“Every faction conditions it’s members to think and act a certain way. And most people do it. For most people, it’s not hard to learn, to find a pattern of thought that works and stay that way. But our minds move in a dozen different directions. We can’t be confined to one way of thinking, and that terrifies our leaders. It means we can’t be controlled. And it means that, no matter what they do, we will always cause trouble for them.” Veronica Roth, Divergent

 


 

“Did you ever feel, as though you had something inside you that was only waiting for you to give it a chance to come out? Some sort of extra power that you aren’t using – you know, like all the water that goes down the falls instead of through the turbines?” Aldous Huxley, Brave New World

 


 

“If liberty means anything at all it means the right to tell people what they do not want to hear.” George Orwell, 1984

 


 

“There must be something in books, something we can’t imagine, to make a woman stay in a burning house; there must be something there. You don’t stay for nothing.” Ray Bradbury, Fahrenheit 451

 


 

“We can destroy what we have written, but we cannot unwrite it.” Anthony Burgess, A Clockwork Orange

 


 

“Of course they needed to care. It was the meaning of everything.” Lois Lowry, The Giver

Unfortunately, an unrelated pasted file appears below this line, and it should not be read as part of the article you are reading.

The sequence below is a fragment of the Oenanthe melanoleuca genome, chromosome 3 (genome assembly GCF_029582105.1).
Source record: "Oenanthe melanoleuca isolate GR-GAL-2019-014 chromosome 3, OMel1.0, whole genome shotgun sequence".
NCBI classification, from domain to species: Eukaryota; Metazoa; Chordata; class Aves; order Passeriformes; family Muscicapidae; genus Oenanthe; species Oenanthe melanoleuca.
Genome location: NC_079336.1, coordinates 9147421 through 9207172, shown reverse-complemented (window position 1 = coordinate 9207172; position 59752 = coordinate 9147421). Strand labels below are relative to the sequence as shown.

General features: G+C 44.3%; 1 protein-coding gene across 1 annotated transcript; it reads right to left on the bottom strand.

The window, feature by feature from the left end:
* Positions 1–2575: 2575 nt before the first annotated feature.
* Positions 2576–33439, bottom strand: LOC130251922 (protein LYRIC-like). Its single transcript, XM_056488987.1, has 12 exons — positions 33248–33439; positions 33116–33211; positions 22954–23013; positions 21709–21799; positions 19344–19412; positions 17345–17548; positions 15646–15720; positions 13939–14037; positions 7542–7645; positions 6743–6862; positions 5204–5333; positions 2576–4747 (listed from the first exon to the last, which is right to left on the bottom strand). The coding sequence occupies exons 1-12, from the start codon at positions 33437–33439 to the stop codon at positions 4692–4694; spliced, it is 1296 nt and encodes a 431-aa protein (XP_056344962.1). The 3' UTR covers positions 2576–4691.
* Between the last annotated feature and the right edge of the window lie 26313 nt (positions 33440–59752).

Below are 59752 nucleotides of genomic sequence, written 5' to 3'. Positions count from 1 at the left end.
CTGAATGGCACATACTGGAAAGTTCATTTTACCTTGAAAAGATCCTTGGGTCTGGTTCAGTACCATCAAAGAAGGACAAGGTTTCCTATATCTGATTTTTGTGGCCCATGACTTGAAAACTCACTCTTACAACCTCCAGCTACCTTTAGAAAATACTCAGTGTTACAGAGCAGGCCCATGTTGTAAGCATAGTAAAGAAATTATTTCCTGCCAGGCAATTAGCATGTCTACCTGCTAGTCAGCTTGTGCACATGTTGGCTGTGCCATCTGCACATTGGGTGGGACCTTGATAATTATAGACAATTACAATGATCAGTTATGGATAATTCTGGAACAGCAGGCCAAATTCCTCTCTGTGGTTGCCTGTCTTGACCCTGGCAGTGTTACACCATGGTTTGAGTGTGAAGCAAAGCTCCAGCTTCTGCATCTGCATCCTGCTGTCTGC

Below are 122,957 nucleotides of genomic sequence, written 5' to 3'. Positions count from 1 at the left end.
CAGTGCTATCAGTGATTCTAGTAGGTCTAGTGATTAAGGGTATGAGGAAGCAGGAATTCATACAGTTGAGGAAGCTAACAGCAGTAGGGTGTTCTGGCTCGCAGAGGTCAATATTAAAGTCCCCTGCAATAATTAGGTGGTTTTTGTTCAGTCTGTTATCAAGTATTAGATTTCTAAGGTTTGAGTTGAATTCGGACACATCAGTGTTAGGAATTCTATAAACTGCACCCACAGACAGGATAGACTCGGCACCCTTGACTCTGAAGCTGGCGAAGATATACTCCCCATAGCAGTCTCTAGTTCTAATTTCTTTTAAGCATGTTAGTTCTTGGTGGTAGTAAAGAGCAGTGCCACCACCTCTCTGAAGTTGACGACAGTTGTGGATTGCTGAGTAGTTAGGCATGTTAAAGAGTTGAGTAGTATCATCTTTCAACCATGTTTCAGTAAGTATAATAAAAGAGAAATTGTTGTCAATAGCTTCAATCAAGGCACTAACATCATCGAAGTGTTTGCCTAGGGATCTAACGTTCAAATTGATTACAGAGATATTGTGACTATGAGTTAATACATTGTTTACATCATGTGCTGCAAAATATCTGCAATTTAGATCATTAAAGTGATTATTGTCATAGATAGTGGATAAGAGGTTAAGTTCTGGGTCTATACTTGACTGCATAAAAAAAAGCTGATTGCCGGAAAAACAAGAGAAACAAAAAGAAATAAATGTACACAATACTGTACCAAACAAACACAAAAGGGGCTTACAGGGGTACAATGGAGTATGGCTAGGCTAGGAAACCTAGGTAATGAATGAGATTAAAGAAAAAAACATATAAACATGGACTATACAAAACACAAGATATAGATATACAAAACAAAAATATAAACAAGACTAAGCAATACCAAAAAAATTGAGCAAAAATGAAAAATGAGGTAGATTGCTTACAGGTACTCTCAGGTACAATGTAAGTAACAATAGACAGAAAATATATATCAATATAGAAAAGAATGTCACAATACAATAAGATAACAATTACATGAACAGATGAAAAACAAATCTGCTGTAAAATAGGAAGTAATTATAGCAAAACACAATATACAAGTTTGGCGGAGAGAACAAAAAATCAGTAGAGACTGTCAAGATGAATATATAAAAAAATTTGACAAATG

“That was when they suspended the Constitution. They said it would be temporary. There wasn’t even any rioting in the streets. People stayed home at night, watching television, looking for some direction. There wasn’t even an enemy you could put your finger on.” Margaret Atwood, The Handmaid’s Tale

 


 

“Our lives are not our own. We are bound to others, past and present, and by each crime and every kindness, we birth our future.” David Mitchell, Cloud Atlas

 


 

“Tell freedom I said hello.” Lauren DeStefano, Wither

 


 

“But you can’t make people listen. They have to come round in their own time, wondering what happened and why the world blew up around them. It can’t last.” Ray Bradbury, Fahrenheit 451

 


 

“Do not let your fire go out, spark by irreplaceable spark in the hopeless swamps of the not-quite, the not-yet, and the not-at-all. Do not let the hero in your soul perish in lonely frustration for the life you deserved and have never been able to reach. The world you desire can be won. It exists.. it is real.. it is possible.. it’s yours.” Ayn Rand, Atlas Shrugged

 


“I may be the last one, but I am the one still standing. I am the one turning to face the faceless hunter in the woods on an abandoned highway. I am the one not running, not staying, but facing. Because if I am the last one, then I am humanity. And if this is humanity’s last war, then I am the battlefield.” Rick Yancey, The 5th Wave

 

 

 

via GIPHY